eISSN: 1732-2707
ISSN: 1730-1270
HIV & AIDS Review. International Journal of HIV-Related Problems
Current issue Archive Manuscripts accepted About the journal Editorial board Abstracting and indexing Subscription Contact Instructions for authors Ethical standards and procedures
3/2020
vol. 19
 
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abstract:
Original paper

Trend of HIV and tuberculosis co-epidemics in different regions of World Health Organization during 2003-2017

Ahmad Mehri
1
,
Yousef Alimohamadi
2
,
Mohsen Mohammadi
1
,
Mojtaba Sepandi
3
,
Farzad Khodamoradi
4
,
Firooz Eesmaeilzadeh
5

1.
Department of Epidemiology and Biostatistics, School of Public Health, Tehran University of Medical Sciences, Tehran, Iran
2.
Pars Advanced and Minimally Invasive Medical Manners Research Center, Pars Hospital, Iran University of Medical Sciences, Tehran, Iran
3.
Health Research Center, Lifestyle Institute, Baqiyatallah University of Medical Sciences, Tehran, Iran
4.
Department of Community Medicine, School of Medicine, Dezful University of Medical Sciences, Dezful, Iran
5.
Department of Public Health, School of Public Health, Maragheh University of Medical Sciences, Maragheh, Iran
HIV AIDS Rev 2020; 19, 3: 167-171
Online publish date: 2020/10/09
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Introduction
The co-infection of human immunodeficiency virus (HIV)/tuberculosis (TB) is one of the main public health problems globally. Due to the importance of this problem, the aim of the current study was to determine the trend of TB patients with known HIV status and TB patients who are HIV-positive in different regions of World Health Organization (WHO) from 2003 to 2017.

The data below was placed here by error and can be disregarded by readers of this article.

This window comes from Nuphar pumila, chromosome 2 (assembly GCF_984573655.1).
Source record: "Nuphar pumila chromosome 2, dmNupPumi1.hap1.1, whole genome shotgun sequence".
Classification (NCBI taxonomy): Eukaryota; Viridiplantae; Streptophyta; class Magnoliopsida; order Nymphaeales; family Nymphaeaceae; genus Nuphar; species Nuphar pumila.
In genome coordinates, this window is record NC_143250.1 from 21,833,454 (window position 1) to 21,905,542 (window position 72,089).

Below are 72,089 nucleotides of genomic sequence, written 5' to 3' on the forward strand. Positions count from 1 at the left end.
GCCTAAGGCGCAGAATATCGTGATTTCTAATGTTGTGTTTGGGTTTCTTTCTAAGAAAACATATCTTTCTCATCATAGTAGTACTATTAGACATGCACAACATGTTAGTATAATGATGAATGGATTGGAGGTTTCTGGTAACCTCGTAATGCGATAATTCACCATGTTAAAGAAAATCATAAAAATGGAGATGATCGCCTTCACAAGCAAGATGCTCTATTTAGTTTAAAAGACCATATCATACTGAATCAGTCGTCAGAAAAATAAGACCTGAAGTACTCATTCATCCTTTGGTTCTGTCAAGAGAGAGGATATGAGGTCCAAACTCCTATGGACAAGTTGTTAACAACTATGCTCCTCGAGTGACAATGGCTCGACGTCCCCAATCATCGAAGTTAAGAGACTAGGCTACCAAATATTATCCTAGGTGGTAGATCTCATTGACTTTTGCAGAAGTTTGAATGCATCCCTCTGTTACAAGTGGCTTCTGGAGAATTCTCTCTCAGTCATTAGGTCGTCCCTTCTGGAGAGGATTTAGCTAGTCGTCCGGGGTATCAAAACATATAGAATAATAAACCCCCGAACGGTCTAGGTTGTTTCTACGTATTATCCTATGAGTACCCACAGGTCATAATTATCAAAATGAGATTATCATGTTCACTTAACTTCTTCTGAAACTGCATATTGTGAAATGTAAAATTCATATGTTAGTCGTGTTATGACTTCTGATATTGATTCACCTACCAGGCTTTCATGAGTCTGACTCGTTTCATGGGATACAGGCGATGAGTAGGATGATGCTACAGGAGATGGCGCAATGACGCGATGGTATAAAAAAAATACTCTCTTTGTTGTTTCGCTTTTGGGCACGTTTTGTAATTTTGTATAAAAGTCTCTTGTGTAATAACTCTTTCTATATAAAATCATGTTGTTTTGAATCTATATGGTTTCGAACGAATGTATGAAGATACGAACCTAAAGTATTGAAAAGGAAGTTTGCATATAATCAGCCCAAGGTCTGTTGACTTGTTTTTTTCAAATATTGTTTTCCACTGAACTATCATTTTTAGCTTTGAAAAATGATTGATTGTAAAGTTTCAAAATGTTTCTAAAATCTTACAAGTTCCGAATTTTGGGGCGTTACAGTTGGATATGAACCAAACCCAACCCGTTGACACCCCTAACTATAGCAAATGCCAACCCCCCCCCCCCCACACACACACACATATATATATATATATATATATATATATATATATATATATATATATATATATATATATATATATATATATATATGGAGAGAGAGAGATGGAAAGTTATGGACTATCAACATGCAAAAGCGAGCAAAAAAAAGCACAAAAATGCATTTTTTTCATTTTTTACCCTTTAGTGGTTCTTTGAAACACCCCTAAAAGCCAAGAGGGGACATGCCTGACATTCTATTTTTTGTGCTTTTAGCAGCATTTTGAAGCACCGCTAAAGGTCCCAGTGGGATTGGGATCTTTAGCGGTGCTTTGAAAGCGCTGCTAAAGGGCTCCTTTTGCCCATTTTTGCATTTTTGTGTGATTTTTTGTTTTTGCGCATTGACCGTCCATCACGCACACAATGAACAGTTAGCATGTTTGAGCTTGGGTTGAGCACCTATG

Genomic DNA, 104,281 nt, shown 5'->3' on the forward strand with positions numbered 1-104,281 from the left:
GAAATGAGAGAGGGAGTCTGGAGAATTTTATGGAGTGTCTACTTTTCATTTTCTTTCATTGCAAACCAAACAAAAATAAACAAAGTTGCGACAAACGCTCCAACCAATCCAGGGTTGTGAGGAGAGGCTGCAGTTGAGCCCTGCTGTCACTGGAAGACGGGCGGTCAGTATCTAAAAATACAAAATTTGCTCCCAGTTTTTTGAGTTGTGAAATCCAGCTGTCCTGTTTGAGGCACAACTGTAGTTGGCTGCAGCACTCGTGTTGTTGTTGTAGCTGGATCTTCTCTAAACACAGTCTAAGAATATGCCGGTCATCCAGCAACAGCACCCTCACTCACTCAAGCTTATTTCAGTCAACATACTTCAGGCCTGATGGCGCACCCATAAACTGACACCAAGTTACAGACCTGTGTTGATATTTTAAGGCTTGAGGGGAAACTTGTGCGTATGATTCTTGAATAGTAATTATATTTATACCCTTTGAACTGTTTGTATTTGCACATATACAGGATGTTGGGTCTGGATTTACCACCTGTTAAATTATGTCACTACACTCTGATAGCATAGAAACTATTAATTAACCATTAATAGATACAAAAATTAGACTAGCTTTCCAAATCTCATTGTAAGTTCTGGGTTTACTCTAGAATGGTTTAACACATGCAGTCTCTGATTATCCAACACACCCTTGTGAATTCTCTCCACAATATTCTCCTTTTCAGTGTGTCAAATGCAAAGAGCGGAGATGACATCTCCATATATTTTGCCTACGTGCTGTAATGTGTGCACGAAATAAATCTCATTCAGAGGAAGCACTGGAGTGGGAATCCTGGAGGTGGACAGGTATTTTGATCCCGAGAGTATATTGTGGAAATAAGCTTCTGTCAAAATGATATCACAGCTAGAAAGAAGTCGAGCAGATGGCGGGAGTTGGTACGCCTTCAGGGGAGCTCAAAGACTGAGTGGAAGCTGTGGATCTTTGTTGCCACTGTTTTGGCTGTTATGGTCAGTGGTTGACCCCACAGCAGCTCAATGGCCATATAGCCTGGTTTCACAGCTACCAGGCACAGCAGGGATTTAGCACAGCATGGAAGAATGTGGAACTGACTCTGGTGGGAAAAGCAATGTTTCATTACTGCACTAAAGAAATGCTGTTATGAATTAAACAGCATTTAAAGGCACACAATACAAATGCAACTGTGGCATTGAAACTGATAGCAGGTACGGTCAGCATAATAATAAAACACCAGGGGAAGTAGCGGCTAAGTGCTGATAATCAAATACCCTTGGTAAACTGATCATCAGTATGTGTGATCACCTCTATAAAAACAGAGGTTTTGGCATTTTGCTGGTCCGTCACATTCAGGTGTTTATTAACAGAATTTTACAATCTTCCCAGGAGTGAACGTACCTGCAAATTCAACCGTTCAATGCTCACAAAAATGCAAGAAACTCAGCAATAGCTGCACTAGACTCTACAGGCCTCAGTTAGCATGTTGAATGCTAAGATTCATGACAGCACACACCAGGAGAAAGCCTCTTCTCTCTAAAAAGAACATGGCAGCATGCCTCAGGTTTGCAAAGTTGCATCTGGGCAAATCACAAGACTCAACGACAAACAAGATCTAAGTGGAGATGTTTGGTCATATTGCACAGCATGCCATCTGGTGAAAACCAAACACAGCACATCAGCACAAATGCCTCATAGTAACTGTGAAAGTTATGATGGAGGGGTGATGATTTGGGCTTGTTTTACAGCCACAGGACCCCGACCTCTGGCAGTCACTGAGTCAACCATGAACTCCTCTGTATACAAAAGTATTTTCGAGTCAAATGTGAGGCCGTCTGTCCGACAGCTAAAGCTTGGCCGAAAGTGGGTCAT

Material and methods
In the current ecological study, the needed information about the HIV/TB cases were extracted from the WHO website. To assess the trend of changes over the time of understudy variables, the Spearman correlation coefficient and figures were used. The statistical significance level for this study was considered as p = 0.05. All analysis was performed by Excel 2010 and SPSS version 22.

Results
The percentage of TB patients with known HIV status during 2003-2017 had an increasing trend in all parts of the WHO regions. The HIV/TB co-infection showed a decreasing tendency for all regions, except Europe. Furthermore, the trend of HIV/TB co-infection in Europe was increasing during the studied period.

Conclusions
Given that the diseases are global, not only countries should expand education and investing in HIV and tuberculosis control, but also international community organizations should attempt to identify and treat the infected patients in underdeveloped and developing countries.

keywords:

co-infection, HIV/TB, WHO regions

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